You may remember me mentioning this bank heist before, back in 2016 when not all the facts were in.
A couple quick points before I dive into Lazarus. Night's Black Agents Directors and agents wondering if Human Terrain is useful, wonder no more. Think about how cleverly this whole thing had to be coordinated: the thieves knew if they hit this particular bank on this particular day, and then transferred the stolen money to a bank in the Philippines, they'd be in the clear. Bangladesh, being Muslim majority, had its weekend on Friday and Saturday. The hack starts Friday. They come in on Sunday to sort out their problems, but they can't talk to their colleagues in New York because, on Sunday, their Christian colleagues are all off for the day. Monday works, but the bank in the Philippines, where the money is sent, is celebrating Chinese New Year, so it can't be contacted. That was fiendishly clever timing on someone's part.
Two, you may remember me mentioning a missing IT expert in the previous post. That expert, Tanveer Hassan Zoha, did turn up eventually. Detectives found him wandering near the airport and took him home, six days after he went missing. The IT expert claimed he could discover the identity of some of the culprits, and went with special police to the Bangladesh bank to have a look at the bank's records. Two days after that he was abducted from an auto rickshaw, and his family claimed the police were no help finding him. As far as I can determine his abductors were not caught. If he ever issued a public statement about his abduction, he didn't make it in an English language publication, as far as I know.
Bangladesh Airport connects to Hong Kong via Cathay Dragon, and Hong Kong is only a ferry ride away from Macau. That's where the alleged thieves went - it was a stopping point on their journey to North Korea, according to Kento Bento.
Which brings me to Lazarus Group, an entity that has been committing cybercrime since the early 2000s. Its earliest known attacks targeted South Korea, and it's alleged that the group has links to the North Korean government. This is difficult to prove, and might be a fake-out to throw blame on a believable straw man. That said, if anyone's going to think it's a good idea to back a group of crooks on a cybercrime spree, it's the dictator who may have poisoned his half-brother at an airport shopping concourse.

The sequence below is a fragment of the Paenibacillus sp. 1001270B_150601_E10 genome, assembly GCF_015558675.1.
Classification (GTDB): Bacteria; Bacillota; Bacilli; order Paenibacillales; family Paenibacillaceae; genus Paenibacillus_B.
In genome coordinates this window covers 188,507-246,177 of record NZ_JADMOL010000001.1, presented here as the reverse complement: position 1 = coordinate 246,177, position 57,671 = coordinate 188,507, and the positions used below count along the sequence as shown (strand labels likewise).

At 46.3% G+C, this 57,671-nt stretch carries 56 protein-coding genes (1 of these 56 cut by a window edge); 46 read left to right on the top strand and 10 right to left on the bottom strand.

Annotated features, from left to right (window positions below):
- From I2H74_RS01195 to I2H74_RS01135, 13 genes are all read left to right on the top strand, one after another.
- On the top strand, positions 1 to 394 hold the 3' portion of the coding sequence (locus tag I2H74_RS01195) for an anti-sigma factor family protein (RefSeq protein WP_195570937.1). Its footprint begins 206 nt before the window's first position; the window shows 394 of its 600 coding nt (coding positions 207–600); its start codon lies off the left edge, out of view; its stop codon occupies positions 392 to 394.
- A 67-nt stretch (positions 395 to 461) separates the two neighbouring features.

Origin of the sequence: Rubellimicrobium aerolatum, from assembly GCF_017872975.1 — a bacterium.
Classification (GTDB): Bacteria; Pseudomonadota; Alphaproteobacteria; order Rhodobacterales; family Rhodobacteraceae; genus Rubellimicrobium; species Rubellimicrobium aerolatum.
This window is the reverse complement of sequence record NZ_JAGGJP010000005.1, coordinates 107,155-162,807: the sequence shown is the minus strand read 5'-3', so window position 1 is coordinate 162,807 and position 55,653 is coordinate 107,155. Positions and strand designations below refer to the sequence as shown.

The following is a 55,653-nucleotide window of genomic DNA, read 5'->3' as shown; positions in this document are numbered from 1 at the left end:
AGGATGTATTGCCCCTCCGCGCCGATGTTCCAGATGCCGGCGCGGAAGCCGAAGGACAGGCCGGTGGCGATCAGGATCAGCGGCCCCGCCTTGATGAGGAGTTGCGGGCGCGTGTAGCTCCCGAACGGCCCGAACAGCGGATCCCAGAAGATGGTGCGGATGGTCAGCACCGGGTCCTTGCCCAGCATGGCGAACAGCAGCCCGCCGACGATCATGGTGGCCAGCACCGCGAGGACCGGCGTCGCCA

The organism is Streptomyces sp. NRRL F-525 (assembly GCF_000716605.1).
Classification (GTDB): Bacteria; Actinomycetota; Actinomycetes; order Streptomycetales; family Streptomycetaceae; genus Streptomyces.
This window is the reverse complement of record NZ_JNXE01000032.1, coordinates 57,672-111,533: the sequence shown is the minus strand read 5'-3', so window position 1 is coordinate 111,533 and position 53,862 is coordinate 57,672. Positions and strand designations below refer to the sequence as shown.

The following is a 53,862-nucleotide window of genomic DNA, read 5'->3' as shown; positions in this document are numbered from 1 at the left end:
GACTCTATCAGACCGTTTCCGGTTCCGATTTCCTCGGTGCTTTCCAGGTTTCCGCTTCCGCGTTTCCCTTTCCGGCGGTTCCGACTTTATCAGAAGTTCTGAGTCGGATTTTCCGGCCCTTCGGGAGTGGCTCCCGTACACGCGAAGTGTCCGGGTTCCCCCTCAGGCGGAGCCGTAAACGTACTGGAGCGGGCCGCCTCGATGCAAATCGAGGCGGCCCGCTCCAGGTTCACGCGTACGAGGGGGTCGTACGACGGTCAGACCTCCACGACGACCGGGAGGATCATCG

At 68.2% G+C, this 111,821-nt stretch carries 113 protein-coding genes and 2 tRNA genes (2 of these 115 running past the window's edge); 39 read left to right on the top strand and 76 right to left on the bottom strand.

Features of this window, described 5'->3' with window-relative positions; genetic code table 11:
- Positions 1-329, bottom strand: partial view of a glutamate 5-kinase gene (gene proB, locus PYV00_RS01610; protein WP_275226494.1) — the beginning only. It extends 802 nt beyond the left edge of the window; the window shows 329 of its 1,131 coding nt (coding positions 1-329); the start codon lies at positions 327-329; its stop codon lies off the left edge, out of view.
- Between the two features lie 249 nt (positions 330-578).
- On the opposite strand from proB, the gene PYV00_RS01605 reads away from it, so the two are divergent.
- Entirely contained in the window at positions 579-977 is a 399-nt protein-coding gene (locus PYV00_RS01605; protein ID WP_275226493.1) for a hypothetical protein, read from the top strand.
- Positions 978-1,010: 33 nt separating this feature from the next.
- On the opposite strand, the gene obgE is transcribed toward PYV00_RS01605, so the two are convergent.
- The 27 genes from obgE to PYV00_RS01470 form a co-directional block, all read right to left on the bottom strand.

Lazarus has hit banks before, but banks aren't its only focus. It likes to hit South Korean targets, and allegedly was responsible for the Sony hack in 2014. The group demanded Sony withdraw its film The Interview, a comedy about an attempt on Kim Jong-un's life.
The Interview had so-so reviews and according to IMDB lost a ton of money - budget $44 million, worldwide gross something in the region of $12 million. Sony pulled the film from theatres in December 2014, allowing only a limited independent cinema release, and that after President Obama criticized Sony for giving in to terrorist threats.
Cybercrime experts Kaspersky Labs analyzed the Bangladesh hack, and give Kaspersky praise because it has nailed down the perfect hacking mini-scenario for Night's Black Agents Directors.
Initial Compromise. A single system inside the bank is breached with remotely accessible vulnerable code, perhaps through a webserver or a watering hole on a seemingly trustworthy website. The premise is simple: find a site you know the target visits, like a Chinese takeaway. The security on that site is bound to be less robust than the target's IT. Break it, infect it, wait for your target to visit - and the mouse takes the cheese. Snap!
Foothold Established. The group establishes persistent backdoors so they can come and go as they like.
Internal Reconnaissance. The groups spends days, weeks, learning the network and identifying useful resources, like a backup server with vital information or an email server that can let the hackers into anything connected to that server. With the Bangladesh hack, Lazarus was particularly interested in SWIFT authentication, so it went after any server that might contain SWIFT authorization codes as well as IT admin systems.
Deliver and Steal. The great hack begins. Presumably followed by a scene Kaspersky does not mention, tentatively titled RUN AWAY!
This is the perfect breakdown for scenes in a game. What's more, they don't have to be about Digital Intrusion and nothing else. Human Terrain, Surveillance, Infiltration, Electronic Surveillance, potentially Flattery, Bureaucracy - all these will be useful, particularly in the early stages of the hack.
I see this as a potential Thrilling Digital Intrusion contest, starting with the initial compromise and moving through to final execution. The technothriller dialogue opportunities, particularly in the Initial Compromise or Internal Reconnaissance, are fascinating. It's a reminder that a Thrilling Contest doesn't have to be over in a few minutes. This one takes months - though at the table on the day the whole thing might take an hour's game time at most.
As for North Korea, well … it'd make a hell of a Node.